Capitalism is designed to promote competition and social inequality (Parjis, 1995) which cannot accommodate a climate change movement meant to benefit the entire earth and its inhabitants with an even distribution. As an international leader, the United States government along with its citizens must shift from a mindset of social and economic capitalism toward a political framework that encourages collective equality. In the U.S., capitalism privileges wealthy, upper-class, white individuals who hold positions of power (Keister and Moller, 2000) over the rest of the country’s diverse constituency. This constituency must be invited into the climate change movement, and granted equal access to technology and research geared towards addressing dangerous levels of human-induced climate change.

Capitalism as an economic and social theory, as popularized by the United Sates, will not work as a tool for organizing the climate change movement because the environment is not a commodity, nor is the environment a human construct. Continue reading

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The Trouble with Environmentalism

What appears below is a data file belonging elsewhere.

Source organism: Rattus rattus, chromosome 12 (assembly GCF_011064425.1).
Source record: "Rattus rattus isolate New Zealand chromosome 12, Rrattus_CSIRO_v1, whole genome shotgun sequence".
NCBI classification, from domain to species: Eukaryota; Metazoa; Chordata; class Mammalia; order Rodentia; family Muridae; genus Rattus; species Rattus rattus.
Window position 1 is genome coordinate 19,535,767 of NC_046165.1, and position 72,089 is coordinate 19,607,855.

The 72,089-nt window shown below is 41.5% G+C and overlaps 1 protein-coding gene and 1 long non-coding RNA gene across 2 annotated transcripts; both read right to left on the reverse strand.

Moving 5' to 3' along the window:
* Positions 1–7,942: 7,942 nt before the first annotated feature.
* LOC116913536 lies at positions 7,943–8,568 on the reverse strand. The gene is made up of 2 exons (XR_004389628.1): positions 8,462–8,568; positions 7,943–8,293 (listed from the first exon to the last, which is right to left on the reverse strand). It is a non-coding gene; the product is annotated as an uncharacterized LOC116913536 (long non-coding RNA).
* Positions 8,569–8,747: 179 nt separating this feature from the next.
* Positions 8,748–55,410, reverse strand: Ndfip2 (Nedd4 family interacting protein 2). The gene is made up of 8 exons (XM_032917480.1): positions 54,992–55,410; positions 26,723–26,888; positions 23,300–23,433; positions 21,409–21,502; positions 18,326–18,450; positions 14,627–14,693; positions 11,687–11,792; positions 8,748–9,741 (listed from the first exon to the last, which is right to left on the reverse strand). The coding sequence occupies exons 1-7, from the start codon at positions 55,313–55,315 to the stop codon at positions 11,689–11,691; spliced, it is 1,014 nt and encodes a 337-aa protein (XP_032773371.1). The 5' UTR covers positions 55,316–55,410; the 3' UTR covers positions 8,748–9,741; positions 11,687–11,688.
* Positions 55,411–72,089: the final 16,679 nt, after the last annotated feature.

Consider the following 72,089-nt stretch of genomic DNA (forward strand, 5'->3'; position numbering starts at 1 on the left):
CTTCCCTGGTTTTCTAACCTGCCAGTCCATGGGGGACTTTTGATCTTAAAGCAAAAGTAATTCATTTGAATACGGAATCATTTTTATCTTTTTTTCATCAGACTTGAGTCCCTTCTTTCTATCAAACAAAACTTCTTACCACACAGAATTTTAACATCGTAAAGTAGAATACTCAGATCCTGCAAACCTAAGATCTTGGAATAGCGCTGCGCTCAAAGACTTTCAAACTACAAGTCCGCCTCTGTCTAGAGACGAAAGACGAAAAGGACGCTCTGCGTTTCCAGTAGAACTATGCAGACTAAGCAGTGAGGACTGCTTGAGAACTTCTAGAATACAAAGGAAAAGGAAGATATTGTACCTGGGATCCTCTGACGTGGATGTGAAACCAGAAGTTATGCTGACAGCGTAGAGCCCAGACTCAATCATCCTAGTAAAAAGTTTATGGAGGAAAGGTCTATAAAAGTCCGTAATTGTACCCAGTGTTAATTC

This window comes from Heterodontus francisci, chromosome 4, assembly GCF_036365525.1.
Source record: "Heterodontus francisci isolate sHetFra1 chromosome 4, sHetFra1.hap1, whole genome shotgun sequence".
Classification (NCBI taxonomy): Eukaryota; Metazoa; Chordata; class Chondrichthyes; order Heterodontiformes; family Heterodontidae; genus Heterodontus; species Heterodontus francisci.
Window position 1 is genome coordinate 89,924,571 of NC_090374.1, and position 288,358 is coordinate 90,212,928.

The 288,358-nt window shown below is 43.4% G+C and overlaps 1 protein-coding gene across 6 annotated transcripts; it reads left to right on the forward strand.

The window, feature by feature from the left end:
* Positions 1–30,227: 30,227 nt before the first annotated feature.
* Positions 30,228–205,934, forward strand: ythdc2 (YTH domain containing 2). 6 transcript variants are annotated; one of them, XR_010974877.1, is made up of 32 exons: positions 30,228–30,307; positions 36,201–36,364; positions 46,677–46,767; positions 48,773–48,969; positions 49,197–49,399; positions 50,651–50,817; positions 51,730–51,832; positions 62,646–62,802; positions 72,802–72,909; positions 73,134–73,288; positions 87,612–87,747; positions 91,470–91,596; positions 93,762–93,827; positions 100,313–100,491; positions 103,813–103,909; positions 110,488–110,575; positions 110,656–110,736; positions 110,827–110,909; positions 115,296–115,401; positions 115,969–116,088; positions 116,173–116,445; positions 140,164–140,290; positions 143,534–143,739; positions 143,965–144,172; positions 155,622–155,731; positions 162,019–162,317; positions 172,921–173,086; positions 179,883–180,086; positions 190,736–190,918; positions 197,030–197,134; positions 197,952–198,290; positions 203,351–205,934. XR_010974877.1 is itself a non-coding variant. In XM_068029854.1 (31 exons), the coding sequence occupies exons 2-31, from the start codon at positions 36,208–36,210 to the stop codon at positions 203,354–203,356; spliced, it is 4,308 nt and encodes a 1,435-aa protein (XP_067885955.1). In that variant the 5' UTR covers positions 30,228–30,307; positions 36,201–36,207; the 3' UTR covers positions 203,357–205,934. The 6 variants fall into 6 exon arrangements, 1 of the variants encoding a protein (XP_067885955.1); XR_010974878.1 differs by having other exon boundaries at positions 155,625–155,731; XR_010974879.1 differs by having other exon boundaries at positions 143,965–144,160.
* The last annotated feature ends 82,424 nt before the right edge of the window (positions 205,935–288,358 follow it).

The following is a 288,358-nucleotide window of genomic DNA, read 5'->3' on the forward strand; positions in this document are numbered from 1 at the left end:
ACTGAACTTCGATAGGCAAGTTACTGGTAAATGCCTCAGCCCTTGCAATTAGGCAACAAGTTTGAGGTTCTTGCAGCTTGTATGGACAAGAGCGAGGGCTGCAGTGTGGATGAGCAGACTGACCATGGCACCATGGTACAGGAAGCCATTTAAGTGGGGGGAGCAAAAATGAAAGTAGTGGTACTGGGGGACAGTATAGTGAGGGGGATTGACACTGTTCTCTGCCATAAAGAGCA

by Christina Ospina, ’12


Being “green” is one of the sexiest trends that has arisen in the past several years, made popular largely by increasing concerns over Climate Change.  People want to buy clothes made from organic cotton, use biodegradable laundry detergent, eat free-range chicken, invest in solar energy, and protest to save polar bears.  But we must ask: who are the people behind this movement?  Realistically, someone struggling to pay rent might not feel compelled to invest in solar power to avoid using electricity generated from coal-fired plants.  Today, the American environmentalist movement’s biggest challenge isn’t Climate Change, it isn’t over-fishing, it’s not rainforest degradation, and it’s not it industrialized agriculture; the main obstacle the environmentalism faces is transforming into a movement for all socio-economic levels.  Environmentalism shouldn’t be a movement for the privileged, it should be integrated in all levels and all communities that comprise the American population.